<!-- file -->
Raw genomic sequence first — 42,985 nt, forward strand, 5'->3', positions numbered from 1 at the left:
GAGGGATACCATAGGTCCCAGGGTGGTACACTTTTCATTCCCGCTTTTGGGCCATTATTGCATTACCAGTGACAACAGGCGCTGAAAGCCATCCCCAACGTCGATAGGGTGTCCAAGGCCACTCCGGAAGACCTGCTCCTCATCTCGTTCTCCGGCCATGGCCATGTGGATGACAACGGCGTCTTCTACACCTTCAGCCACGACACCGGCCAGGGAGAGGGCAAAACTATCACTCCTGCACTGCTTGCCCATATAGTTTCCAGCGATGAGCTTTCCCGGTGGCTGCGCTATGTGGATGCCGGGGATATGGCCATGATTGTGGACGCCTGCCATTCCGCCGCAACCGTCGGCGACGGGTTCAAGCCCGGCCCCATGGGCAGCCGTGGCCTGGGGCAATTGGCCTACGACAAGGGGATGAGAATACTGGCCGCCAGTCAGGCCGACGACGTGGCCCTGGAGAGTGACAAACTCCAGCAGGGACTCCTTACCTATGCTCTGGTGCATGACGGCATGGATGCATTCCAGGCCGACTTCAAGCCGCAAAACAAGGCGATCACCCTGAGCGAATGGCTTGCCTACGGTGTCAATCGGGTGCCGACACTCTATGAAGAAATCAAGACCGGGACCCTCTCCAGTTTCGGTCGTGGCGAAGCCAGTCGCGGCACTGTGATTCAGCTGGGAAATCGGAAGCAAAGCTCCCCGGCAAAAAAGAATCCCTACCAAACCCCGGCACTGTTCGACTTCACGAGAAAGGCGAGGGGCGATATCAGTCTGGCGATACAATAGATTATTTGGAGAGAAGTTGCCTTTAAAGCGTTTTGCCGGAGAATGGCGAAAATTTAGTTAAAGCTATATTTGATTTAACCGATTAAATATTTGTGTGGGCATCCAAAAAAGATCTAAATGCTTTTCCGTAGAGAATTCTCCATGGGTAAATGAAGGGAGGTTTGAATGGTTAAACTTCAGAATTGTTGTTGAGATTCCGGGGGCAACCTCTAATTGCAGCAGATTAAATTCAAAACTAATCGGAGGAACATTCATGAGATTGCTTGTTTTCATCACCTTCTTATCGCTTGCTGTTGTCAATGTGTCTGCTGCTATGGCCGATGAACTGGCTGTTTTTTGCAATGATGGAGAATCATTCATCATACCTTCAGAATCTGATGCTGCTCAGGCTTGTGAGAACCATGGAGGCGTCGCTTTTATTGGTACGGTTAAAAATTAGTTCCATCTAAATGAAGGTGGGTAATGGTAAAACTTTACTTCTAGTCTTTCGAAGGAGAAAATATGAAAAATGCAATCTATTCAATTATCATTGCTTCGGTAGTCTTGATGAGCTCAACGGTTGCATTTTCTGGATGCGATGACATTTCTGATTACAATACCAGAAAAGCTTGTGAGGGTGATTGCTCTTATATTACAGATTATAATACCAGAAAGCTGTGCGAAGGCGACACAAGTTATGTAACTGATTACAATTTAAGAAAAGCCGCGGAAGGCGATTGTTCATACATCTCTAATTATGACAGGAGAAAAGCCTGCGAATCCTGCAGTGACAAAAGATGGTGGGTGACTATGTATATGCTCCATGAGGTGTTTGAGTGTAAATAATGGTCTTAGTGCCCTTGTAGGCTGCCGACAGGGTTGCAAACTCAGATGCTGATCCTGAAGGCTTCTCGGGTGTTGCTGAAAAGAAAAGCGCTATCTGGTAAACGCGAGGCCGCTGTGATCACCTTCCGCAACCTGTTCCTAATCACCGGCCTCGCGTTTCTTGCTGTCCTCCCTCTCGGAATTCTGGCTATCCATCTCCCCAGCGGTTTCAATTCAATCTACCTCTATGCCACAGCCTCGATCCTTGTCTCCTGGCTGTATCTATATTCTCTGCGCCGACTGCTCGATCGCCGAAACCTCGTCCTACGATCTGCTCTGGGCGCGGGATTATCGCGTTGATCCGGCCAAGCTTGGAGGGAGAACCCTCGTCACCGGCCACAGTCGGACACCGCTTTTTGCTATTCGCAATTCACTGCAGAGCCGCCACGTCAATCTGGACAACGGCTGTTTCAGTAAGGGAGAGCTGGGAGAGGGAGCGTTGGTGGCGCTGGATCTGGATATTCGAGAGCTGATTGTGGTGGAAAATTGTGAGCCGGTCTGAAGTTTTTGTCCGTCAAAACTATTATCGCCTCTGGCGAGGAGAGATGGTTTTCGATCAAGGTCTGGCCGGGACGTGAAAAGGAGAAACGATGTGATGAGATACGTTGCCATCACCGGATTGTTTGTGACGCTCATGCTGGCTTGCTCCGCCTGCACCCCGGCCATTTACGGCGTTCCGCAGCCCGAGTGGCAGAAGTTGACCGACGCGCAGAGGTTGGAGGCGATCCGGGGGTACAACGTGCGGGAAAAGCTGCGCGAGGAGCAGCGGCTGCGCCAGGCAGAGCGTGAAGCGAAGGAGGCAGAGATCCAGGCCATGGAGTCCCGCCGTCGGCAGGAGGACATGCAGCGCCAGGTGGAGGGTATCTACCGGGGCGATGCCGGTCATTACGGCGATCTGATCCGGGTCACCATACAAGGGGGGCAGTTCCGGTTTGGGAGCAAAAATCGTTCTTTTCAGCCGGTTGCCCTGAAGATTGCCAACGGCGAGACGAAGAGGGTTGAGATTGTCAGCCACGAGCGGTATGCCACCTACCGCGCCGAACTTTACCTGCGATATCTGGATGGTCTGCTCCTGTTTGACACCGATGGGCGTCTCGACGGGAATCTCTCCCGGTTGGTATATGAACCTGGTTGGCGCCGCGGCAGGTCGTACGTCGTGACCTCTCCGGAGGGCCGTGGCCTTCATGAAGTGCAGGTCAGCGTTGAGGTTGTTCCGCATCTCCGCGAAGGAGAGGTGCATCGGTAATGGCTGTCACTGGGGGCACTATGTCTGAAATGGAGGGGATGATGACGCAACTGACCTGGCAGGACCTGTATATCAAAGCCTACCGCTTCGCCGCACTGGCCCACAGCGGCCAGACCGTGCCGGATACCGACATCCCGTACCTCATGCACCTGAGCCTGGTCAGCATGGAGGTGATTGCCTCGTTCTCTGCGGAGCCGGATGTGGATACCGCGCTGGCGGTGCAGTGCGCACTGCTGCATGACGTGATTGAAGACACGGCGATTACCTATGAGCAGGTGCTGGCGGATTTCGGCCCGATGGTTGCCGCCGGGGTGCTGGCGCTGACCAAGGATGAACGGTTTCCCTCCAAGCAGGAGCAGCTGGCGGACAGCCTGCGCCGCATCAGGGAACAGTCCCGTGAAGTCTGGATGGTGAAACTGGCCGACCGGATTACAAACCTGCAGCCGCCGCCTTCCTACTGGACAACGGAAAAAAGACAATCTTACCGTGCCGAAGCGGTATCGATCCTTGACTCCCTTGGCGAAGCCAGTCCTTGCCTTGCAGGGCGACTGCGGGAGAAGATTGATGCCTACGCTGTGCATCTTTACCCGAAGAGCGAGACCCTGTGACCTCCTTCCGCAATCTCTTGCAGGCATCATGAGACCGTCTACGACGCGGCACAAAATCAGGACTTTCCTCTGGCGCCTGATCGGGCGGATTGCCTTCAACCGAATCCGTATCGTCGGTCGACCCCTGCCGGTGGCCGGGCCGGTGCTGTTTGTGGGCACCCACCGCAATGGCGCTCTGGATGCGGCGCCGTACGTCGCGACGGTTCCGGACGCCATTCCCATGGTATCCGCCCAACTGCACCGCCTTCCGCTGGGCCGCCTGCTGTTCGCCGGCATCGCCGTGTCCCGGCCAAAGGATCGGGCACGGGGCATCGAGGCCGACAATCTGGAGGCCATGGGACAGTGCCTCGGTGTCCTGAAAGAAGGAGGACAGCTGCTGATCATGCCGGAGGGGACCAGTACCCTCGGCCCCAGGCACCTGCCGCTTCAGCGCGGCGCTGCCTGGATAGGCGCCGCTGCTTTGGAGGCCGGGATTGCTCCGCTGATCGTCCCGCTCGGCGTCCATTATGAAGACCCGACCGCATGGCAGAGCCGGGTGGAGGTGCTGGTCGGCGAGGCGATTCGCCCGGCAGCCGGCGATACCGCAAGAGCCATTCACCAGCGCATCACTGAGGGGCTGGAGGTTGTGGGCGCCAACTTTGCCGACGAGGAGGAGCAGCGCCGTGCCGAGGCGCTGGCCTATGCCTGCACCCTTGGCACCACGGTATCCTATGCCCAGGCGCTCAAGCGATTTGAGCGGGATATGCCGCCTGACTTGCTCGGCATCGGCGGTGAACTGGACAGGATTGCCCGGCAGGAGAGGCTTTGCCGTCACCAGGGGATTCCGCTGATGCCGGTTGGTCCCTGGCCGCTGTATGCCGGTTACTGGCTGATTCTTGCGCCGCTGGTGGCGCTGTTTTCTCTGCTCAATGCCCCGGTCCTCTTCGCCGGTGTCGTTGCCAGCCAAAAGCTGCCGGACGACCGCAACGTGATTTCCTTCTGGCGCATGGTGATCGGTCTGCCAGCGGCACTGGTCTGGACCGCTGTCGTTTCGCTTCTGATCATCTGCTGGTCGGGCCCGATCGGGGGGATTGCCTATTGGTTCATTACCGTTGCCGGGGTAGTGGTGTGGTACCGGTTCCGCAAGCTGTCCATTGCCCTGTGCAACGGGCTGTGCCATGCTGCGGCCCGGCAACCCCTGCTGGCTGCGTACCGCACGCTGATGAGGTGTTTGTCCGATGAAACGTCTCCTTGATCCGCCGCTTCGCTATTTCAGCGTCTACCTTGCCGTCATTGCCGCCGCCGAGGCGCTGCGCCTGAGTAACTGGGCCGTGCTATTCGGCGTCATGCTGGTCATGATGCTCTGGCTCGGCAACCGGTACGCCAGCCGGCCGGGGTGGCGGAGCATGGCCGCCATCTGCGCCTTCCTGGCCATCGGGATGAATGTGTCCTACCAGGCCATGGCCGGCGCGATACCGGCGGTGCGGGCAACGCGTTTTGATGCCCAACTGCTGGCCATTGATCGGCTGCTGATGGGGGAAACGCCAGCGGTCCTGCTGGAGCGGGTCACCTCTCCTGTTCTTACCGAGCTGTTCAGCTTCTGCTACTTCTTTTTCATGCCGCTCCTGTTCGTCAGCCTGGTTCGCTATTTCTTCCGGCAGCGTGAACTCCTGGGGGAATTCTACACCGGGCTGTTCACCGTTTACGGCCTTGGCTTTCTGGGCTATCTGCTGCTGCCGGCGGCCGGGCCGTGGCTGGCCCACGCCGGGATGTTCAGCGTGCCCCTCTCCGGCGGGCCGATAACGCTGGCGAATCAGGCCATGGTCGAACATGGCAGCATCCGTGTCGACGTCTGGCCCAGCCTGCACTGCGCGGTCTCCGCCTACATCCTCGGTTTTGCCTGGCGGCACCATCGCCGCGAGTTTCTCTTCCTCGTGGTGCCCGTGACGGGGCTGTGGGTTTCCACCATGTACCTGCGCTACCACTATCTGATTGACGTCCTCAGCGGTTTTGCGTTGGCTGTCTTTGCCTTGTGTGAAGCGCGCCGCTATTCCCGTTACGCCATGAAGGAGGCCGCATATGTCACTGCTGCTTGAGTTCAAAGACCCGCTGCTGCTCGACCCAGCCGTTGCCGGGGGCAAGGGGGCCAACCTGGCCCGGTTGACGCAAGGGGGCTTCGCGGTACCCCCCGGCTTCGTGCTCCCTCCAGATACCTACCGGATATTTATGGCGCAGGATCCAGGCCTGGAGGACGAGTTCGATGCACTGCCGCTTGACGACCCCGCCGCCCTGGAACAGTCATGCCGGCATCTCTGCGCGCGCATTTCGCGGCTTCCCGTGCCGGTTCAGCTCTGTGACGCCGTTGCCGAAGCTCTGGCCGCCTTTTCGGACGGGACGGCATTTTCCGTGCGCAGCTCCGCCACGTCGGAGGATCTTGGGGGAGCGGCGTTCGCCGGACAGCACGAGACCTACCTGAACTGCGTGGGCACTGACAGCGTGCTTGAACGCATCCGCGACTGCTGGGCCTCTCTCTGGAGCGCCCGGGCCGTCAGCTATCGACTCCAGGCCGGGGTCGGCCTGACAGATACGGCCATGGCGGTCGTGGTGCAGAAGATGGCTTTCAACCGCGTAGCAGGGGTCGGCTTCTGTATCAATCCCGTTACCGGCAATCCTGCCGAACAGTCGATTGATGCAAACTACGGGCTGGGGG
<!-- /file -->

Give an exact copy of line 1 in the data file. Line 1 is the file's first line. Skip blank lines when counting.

Raw genomic sequence first — 42,985 nt, forward strand, 5'->3', positions numbered from 1 at the left: